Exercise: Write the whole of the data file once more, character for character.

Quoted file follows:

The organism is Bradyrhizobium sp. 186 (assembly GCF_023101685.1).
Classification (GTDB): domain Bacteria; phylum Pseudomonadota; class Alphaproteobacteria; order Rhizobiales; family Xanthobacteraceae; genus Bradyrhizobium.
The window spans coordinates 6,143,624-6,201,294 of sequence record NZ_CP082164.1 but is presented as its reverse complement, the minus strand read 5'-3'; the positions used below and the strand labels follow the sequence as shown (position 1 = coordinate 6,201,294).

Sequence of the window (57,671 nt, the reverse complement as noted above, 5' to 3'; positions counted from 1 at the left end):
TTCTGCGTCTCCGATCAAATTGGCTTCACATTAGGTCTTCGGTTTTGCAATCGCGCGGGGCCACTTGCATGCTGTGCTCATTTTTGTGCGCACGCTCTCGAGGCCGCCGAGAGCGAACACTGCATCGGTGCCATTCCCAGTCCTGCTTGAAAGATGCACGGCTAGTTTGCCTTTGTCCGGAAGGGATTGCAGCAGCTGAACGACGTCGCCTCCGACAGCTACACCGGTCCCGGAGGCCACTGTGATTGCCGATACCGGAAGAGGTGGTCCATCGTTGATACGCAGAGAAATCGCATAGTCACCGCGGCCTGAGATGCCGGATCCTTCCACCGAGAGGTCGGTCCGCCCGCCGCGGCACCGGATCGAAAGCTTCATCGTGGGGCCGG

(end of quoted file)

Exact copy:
The organism is Bradyrhizobium sp. 186 (assembly GCF_023101685.1).
Classification (GTDB): domain Bacteria; phylum Pseudomonadota; class Alphaproteobacteria; order Rhizobiales; family Xanthobacteraceae; genus Bradyrhizobium.
The window spans coordinates 6,143,624-6,201,294 of sequence record NZ_CP082164.1 but is presented as its reverse complement, the minus strand read 5'-3'; the positions used below and the strand labels follow the sequence as shown (position 1 = coordinate 6,201,294).

Sequence of the window (57,671 nt, the reverse complement as noted above, 5' to 3'; positions counted from 1 at the left end):
TTCTGCGTCTCCGATCAAATTGGCTTCACATTAGGTCTTCGGTTTTGCAATCGCGCGGGGCCACTTGCATGCTGTGCTCATTTTTGTGCGCACGCTCTCGAGGCCGCCGAGAGCGAACACTGCATCGGTGCCATTCCCAGTCCTGCTTGAAAGATGCACGGCTAGTTTGCCTTTGTCCGGAAGGGATTGCAGCAGCTGAACGACGTCGCCTCCGACAGCTACACCGGTCCCGGAGGCCACTGTGATTGCCGATACCGGAAGAGGTGGTCCATCGTTGATACGCAGAGAAATCGCATAGTCACCGCGGCCTGAGATGCCGGATCCTTCCACCGAGAGGTCGGTCCGCCCGCCGCGGCACCGGATCGAAAGCTTCATCGTGGGGCCGG